Capital projects scrutinized by Thiensville officials
Village manager plans to remain debt free
Thiensville - After months of preparation by staff members, elected officials are about to start the heavy lifting and delve into piecing together the village's 2013 budget.
As a precursor to discussing the components of next year's budget, Thiensville Village Administrator Dianne Robertson provided the Village Board with an overview of the capital expenditures budget for 2012 and beyond at a meeting Monday.
Despite fiscal constraints, the village has been staying debt free, and Robertson said she aims to maintain the status into the future with careful, methodical planning.
"We like to create reserves in the general budget and set aside money for future capital projects," Robertson said.
Robertson has maintained a policy of going over each expenditure, line item by line item, and inputting the amount of money being earmarked for a particular purchase or project. This prevents the need to take out bonds for borrowing.
"The auditors review this to see that we have a plan in place," Robertson said.
As with all municipalities, Thiensville's books are reviewed annually by an independent accounting firm - a stipulation that is required under state law.
With several projects coming to fruition in the years ahead, Robertson reviewed some of the dollar figures that have been set aside. Some of the larger scale projects on the horizon in the village include reconstruction along Green Bay Road and Main Street.
But there are other ongoing, routine purchases that are built into the capital expenditures list on an annual basis. Items include squad car replacements, efforts to remediate emerald ash borer and replacement equipment for the fire department.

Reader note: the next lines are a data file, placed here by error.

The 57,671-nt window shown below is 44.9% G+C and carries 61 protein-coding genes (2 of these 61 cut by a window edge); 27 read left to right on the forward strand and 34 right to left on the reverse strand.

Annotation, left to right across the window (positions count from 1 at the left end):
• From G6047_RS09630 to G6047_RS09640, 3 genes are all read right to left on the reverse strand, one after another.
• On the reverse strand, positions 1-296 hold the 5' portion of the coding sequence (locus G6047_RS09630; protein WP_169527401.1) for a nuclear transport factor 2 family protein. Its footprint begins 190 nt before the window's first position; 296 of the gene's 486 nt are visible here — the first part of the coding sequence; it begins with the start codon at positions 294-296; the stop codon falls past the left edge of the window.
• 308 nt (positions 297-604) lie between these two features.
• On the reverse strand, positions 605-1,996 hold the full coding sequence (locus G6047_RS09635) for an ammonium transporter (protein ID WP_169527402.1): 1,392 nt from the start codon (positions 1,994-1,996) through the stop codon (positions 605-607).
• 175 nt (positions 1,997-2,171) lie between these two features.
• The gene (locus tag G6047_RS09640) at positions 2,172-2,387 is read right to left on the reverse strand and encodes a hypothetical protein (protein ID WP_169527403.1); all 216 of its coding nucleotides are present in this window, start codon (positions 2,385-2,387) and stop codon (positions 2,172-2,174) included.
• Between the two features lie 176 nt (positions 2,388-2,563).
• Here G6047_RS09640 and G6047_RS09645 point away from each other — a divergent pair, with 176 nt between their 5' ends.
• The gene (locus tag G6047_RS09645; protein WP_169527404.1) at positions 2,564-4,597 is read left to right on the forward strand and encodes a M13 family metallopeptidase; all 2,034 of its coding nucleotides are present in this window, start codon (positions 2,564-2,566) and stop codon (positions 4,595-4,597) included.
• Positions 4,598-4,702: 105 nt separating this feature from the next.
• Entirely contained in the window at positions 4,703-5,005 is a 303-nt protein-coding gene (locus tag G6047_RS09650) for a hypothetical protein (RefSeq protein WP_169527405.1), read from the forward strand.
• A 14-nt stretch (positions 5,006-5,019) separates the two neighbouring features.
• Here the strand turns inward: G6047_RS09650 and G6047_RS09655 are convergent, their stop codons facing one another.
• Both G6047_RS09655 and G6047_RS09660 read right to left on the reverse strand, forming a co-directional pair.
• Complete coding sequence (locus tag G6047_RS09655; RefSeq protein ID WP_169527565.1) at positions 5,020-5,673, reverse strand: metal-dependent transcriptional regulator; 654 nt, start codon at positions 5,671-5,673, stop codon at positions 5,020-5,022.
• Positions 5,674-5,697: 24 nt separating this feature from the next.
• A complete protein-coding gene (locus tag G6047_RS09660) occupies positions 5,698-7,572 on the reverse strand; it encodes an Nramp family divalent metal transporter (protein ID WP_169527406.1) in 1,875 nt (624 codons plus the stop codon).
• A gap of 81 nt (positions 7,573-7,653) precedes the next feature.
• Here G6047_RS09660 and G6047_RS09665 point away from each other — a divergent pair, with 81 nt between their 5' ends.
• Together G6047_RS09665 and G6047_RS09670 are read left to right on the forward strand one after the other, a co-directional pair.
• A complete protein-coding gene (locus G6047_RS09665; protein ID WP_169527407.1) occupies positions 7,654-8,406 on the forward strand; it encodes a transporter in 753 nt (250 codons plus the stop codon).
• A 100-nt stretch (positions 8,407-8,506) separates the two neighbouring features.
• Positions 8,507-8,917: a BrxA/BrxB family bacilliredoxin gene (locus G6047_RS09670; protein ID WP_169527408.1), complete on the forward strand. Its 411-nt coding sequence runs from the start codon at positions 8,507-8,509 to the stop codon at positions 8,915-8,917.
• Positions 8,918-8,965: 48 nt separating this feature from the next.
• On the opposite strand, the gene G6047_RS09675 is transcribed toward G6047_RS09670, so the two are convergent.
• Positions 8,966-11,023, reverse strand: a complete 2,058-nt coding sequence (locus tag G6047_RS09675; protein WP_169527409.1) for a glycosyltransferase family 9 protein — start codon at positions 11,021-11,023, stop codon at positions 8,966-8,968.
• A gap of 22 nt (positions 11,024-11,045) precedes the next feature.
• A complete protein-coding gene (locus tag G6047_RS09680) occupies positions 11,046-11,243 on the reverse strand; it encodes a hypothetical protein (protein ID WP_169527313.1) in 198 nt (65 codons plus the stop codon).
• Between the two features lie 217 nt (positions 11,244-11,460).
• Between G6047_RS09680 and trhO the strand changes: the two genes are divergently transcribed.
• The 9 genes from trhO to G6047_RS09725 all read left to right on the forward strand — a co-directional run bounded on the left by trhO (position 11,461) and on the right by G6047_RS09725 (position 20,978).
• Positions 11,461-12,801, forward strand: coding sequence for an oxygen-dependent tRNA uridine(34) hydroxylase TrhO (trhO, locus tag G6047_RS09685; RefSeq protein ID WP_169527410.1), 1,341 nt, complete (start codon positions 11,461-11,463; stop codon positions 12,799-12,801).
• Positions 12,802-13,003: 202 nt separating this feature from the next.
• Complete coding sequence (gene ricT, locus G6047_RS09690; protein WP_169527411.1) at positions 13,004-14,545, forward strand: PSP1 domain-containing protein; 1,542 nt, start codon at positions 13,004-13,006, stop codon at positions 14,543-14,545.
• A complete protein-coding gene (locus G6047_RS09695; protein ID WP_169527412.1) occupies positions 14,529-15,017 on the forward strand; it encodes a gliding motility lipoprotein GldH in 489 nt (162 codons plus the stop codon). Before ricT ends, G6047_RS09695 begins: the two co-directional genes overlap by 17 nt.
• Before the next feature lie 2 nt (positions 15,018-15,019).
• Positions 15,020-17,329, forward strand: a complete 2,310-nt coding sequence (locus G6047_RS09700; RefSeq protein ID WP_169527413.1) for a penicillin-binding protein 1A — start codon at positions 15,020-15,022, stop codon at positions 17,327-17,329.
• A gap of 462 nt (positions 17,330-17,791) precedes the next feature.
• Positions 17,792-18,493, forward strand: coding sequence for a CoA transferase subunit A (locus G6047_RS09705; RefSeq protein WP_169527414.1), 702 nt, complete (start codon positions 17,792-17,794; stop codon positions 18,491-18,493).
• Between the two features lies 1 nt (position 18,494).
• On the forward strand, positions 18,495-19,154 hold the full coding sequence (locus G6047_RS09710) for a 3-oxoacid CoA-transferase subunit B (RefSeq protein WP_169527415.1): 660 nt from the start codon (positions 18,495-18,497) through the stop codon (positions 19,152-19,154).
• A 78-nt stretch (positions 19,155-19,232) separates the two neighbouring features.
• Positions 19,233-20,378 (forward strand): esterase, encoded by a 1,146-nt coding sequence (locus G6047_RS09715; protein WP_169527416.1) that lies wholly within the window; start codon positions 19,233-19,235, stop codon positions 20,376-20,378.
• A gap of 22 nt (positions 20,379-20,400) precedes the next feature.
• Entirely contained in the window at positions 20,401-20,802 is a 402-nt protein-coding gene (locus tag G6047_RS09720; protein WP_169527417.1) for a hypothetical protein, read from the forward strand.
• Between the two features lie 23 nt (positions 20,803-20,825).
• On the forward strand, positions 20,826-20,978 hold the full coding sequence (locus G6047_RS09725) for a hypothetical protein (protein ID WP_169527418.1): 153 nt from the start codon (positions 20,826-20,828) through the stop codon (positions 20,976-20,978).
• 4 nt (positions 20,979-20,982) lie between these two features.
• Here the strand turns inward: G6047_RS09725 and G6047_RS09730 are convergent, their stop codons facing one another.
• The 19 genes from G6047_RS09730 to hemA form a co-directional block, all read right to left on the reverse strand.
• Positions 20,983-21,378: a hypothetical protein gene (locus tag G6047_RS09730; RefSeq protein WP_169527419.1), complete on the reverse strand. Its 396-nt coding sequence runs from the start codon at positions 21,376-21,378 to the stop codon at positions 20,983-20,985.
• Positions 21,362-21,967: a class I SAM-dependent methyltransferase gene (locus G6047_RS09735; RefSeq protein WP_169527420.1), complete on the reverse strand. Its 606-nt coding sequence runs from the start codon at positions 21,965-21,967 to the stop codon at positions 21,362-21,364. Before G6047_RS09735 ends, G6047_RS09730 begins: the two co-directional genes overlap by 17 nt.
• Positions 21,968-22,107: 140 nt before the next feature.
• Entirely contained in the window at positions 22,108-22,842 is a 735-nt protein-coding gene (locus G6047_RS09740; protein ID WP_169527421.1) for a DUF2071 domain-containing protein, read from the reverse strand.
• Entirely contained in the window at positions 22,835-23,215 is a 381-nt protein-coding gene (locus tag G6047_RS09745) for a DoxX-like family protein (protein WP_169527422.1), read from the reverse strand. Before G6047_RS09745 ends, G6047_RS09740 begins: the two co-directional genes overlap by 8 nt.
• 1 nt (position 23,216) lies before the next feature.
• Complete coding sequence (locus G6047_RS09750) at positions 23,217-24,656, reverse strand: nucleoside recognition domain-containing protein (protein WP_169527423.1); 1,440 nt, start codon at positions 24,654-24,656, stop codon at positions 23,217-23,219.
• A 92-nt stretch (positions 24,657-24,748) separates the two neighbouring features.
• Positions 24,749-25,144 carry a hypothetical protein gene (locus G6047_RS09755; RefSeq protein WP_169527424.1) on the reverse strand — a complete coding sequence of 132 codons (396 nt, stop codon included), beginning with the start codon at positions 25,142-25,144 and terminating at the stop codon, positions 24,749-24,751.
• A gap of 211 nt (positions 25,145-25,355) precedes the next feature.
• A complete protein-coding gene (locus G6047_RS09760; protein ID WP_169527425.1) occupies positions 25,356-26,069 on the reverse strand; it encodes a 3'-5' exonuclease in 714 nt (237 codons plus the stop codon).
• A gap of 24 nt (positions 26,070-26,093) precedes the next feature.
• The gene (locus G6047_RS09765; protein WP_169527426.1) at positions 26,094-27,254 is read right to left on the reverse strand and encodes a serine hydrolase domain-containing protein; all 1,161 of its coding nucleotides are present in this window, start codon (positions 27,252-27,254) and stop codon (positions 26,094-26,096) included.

Director of Public Works Andy LaFond came before the board Monday with a more pressing capital spending request. The village's gas tank and reader system is in need of repair, based on its current condition, and LaFond discussed options with the board Monday.
The board had set aside $64,000 toward addressing the gas tank in the village's 2012 budget, though LaFond is only requesting $19,000 to repair it.
However, the board discussed several philosophical questions concerning the expenditure, and LaFond said he would collaborate with neighboring municipalities, including Mequon, and explore purchasing gas and diesel from an outside source.
Trustee John Treffert said he favors a preliminary exploration of the proposal.
"I'd like to see us getting out of the gas storage business," Treffert said.
Village President Van Mobley said he is open to hearing more about other options beyond maintaining a gas tank.
"I can see a number of different ways to look at it," Mobley said.
With the existing capital expenditures having been reviewed, board members will meet with department heads Monday and discuss some of the more finite details of Thiensville's 2013 budget.
WHO:Thiensville Village Board, department heads
WHAT: preliminary discussion of village's 2013 budget
WHEN: 5:30 p.m. Monday
WHERE: Village Hall, 250 Elm St., Thiensville
Your link to the biggest stories in the suburbs delivered Thursday mornings.
Enter your e-mail address above and click "Sign Up Now!" to begin receiving your e-mail newsletter Get the Newsletter!
- Mequon-Thiensville Police Reports, Nov. 26, 2015
- Mequon woman reported missing
- Apartments, assisted living pitched in Mequon development
- Mequon-Thiensville's Demond Means says MPS role won't interfere with his day job
- Mequon allows indoor gun ranges in light industrial areas
- Mequon-Thiensville Police Reports: Nov. 19, 2015
- Colectivo opens cafe in Mequon Town Center
- Shaffer to develop 13 acres in Mequon Town Center district
- Homestead High School teacher faces termination due to allegations of misconduct (4)
- Mequon-Thiensville Police Reports, Nov. 12, 2015